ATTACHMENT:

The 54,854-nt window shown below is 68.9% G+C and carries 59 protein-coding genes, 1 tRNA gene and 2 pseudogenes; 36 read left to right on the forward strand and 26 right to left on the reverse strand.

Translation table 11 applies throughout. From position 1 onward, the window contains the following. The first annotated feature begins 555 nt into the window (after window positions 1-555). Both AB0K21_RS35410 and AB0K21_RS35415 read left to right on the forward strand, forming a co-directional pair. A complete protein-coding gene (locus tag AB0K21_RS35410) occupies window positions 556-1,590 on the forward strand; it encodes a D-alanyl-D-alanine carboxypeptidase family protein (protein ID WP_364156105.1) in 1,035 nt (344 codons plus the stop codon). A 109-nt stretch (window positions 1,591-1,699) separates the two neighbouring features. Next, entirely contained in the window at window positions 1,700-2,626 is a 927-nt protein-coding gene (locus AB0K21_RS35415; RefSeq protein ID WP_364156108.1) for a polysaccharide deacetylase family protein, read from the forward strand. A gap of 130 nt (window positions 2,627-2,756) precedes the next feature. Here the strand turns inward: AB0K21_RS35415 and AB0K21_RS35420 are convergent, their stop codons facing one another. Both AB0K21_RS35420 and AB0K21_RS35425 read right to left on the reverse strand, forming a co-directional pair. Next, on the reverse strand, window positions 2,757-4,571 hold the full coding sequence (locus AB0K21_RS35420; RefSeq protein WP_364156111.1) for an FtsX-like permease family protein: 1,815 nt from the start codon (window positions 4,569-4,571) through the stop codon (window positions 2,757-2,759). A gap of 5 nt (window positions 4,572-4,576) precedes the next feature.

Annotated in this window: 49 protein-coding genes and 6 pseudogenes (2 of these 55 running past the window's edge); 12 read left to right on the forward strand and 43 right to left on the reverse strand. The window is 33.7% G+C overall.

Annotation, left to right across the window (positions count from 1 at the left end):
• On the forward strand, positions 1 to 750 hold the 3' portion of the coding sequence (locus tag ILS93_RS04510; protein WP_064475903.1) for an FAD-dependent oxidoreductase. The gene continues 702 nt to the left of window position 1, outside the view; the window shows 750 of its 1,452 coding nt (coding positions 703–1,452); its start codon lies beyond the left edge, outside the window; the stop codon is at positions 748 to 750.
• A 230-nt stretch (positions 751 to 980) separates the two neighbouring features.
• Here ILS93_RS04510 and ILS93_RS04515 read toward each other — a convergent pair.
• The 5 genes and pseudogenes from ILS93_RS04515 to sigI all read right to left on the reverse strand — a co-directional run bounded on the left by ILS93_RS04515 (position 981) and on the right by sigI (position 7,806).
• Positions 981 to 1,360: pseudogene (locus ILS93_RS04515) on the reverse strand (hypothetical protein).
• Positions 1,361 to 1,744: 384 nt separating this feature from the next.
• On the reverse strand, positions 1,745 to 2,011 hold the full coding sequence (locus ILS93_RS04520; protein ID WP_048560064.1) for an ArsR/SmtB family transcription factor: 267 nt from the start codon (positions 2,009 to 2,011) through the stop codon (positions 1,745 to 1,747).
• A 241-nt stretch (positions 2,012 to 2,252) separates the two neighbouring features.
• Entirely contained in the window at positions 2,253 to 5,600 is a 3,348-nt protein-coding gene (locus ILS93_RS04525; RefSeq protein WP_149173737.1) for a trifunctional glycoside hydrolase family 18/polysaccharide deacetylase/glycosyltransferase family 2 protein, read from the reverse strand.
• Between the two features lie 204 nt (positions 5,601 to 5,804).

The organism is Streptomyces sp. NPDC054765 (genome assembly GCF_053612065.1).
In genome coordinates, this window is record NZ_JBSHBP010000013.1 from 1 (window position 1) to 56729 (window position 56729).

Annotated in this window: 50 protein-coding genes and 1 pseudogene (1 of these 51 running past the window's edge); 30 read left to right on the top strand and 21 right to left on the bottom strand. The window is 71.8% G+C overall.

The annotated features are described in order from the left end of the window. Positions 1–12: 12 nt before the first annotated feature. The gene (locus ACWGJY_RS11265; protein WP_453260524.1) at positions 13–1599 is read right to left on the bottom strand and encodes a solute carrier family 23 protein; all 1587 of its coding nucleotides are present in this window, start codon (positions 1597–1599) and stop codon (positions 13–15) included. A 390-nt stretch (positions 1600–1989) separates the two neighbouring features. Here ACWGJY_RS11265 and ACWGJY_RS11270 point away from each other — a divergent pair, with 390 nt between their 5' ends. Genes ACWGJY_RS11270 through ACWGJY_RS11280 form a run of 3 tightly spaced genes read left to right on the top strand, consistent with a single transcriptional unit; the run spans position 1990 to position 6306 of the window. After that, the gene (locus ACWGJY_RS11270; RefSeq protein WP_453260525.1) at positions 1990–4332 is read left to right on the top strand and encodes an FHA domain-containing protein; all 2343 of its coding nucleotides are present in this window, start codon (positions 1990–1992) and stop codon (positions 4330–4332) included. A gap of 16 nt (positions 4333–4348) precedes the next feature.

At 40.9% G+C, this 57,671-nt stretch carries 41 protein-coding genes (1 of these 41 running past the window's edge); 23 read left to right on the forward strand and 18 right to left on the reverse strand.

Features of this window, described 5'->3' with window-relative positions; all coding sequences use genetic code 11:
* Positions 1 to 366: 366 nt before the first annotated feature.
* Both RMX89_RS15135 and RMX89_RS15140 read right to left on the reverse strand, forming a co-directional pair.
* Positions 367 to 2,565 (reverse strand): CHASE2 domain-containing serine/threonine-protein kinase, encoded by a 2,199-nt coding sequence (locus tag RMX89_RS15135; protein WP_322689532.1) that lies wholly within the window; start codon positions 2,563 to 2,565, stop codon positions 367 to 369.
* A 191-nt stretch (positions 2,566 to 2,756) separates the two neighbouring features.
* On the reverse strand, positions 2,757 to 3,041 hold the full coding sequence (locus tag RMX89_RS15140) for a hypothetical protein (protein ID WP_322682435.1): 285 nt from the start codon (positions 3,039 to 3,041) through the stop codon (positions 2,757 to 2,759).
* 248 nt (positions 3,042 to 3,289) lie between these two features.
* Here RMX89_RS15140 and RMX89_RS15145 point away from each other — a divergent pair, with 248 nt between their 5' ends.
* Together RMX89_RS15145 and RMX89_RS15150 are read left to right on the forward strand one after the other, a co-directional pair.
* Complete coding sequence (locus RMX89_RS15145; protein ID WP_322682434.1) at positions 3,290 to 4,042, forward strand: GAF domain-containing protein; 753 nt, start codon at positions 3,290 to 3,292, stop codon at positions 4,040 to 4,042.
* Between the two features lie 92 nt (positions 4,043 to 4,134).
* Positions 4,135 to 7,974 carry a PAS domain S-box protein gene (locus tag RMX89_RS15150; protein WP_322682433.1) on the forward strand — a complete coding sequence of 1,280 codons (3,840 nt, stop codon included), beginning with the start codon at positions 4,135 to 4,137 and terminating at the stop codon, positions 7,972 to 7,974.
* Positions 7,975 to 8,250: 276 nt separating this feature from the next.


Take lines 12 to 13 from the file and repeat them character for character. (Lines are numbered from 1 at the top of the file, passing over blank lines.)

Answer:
• A 241-nt stretch (positions 2,012 to 2,252) separates the two neighbouring features.
• Entirely contained in the window at positions 2,253 to 5,600 is a 3,348-nt protein-coding gene (locus ILS93_RS04525; RefSeq protein WP_149173737.1) for a trifunctional glycoside hydrolase family 18/polysaccharide deacetylase/glycosyltransferase family 2 protein, read from the reverse strand.